Everyone keeps talking about protecting the environment, and how important it is.
But you might have found yourself wondering, “why?”
This is a perfectly valid question, and you’re not alone. You want to understand what’s truly at stake if we don’t follow these people’s advice.
So let’s break it down and have a look at what will happen in the future if we don’t protect the environment.
What have we done to the planet so far?
First of all, what exactly does “not protecting the environment” mean?
Well, basically it means continuing to do what we’ve been doing until now.
Humans have evolved way past the environment that we were created in. Most animals participate in the cycle of life, eating food, having babies, being eaten as food by others, being decomposed, and turning into minerals and nutrients for other life forms.
But humans are the first and only being to start radically altering our environment to suit our own needs.
We started building houses, then cities, and clearing large areas of nature to pave out parking lots and make space for more commercial ventures.
We started making objects to make life easier and entertain ourselves, including clothes, household appliances, toys, and electronics.
We invented new materials to create those items with, from bubble wrap to plastic and aluminum foil.
Just look at the difference between the street where you live and any place shown on the Nature Channel, and you’ll immediately see the start contrast.
But these changes that we’re making are much, much bigger than we can see with our own eyes.
Research shows that:
- We have altered more than 75% of the world’s ice-free land
- Over half of the planet’s habitable surface is now used to produce food for us
- Wildlands make up less than 25% of Earth
- In the last hundred years, 90% of large fish have been removed from the sea, with 63% of stocks overfished.
This is an enormous impact, and it’s not even close to ending.
If we don’t make a chance, the dent we’re leaving on the planet will continue to get bigger and bigger, until it leads to some tragically disastrous consequences.
Here is what will happen if we don’t start protecting the environment.
1) Global temperature will rise
Or rather, “continue to rise”, as this is something that’s already well underway.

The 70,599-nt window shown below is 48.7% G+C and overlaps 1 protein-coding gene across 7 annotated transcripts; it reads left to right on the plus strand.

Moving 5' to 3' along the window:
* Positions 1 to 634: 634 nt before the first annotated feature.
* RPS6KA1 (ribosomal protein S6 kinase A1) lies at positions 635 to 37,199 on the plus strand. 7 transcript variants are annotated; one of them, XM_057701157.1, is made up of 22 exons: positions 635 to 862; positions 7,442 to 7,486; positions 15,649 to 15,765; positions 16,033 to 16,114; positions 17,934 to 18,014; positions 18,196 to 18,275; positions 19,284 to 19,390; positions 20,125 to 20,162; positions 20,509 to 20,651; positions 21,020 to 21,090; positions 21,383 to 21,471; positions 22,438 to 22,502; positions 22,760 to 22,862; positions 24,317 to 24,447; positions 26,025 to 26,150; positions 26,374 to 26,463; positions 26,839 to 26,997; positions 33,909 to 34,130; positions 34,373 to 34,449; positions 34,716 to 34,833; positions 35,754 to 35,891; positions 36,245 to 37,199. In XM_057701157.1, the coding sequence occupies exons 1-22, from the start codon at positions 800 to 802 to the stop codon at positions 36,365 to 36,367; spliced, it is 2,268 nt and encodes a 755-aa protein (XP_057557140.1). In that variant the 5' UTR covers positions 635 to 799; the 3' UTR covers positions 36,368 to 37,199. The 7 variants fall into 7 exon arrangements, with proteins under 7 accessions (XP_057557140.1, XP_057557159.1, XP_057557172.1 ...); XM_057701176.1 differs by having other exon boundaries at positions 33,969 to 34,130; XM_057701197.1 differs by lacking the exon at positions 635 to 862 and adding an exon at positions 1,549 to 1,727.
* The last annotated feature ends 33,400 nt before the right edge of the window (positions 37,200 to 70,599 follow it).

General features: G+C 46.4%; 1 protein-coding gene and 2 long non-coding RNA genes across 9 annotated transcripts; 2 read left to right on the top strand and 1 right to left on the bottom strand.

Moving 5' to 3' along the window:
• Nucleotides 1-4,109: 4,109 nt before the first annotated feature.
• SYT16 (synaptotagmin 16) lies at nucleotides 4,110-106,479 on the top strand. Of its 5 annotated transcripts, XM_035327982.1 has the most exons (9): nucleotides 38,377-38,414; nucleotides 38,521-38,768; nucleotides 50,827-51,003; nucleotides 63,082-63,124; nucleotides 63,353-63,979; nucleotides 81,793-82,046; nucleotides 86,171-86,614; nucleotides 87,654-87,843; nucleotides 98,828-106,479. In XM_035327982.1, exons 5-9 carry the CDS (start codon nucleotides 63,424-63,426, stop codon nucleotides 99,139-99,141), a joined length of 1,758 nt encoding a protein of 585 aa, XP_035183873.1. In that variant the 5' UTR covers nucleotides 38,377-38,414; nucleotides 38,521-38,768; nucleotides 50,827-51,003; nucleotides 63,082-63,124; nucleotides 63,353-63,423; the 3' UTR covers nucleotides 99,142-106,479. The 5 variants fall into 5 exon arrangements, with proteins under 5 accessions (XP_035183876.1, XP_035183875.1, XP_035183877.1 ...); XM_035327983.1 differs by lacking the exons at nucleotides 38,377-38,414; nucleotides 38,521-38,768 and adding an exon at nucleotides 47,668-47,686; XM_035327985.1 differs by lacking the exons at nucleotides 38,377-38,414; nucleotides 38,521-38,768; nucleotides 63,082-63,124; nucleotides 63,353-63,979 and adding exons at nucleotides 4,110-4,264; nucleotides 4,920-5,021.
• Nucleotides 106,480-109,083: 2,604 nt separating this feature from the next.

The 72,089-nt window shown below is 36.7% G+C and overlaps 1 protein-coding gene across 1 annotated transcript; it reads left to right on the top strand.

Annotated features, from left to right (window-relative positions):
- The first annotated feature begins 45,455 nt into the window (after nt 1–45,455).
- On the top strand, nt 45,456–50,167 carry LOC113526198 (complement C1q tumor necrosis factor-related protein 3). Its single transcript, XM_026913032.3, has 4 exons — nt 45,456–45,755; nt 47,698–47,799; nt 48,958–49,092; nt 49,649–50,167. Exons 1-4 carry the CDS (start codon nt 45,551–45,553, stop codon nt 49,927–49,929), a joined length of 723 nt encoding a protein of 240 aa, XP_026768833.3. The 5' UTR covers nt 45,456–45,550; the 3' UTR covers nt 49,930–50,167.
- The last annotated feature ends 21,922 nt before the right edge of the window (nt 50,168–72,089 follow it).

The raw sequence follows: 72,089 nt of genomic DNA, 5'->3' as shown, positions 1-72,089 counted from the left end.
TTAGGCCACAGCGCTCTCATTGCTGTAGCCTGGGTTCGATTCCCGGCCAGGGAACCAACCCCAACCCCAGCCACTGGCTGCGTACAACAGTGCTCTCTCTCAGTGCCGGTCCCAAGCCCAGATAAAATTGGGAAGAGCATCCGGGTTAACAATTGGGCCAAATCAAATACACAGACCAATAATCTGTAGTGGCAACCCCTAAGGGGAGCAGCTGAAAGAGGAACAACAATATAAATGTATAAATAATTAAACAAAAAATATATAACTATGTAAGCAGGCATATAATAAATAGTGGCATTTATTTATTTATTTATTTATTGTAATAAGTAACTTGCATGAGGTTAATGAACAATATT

According to the World Wildlife Foundation, Earth is already 1.1° C (1.9° F) hotter than it was between 1850 and 1900.
And if we continue on this course, a climate scenario by NASA shows that by 2050 the global temperature could rise by an additional 1.5 degrees Celsius.
By the end of the century, the total increase in temperature would be 2-4 °C (3-7 °F).
If you consider this purely from a “warm weather” perspective, it might not seem so bad — after all, what are a couple degrees?
Well, in the grand scheme of things, they’re the heck of a lot. Here are some of the consequences of a rising global temperature.
2) There will be shortages of food and famine
Some crops are able to grow even in higher temperatures, but others like rice and wheat cannot survive.
Experts estimate that by 2050, the amount of food we can produce will drop by one-fifth. This means we won’t be able to grow enough food to feed the growing global population.
3) Areas will become uninhabitable
The World Wildlife Foundation shows some of the consequences of the rise in temperatures: sea levels will rise, heatwaves will become more common, and more areas will be flooded.
Naturally, these things will make some areas impossible to live in anymore.
Studies show that effects like these could displace 100 million people just in the next 30 years.
4) The air will get worse
Our effects on the planet are not limited to just increasing temperature and changes in water.
The quality of our air is also undergoing some serious changes.
By 2050, outdoor air pollution and ground-level ozone is projected to be the number one cause of environmentally related deaths worldwide.
A study even calculated that if we don’t reduce our greenhouse gas emissions, the consequences will be 1,126,000 premature mortalities are expected each year due to ozone.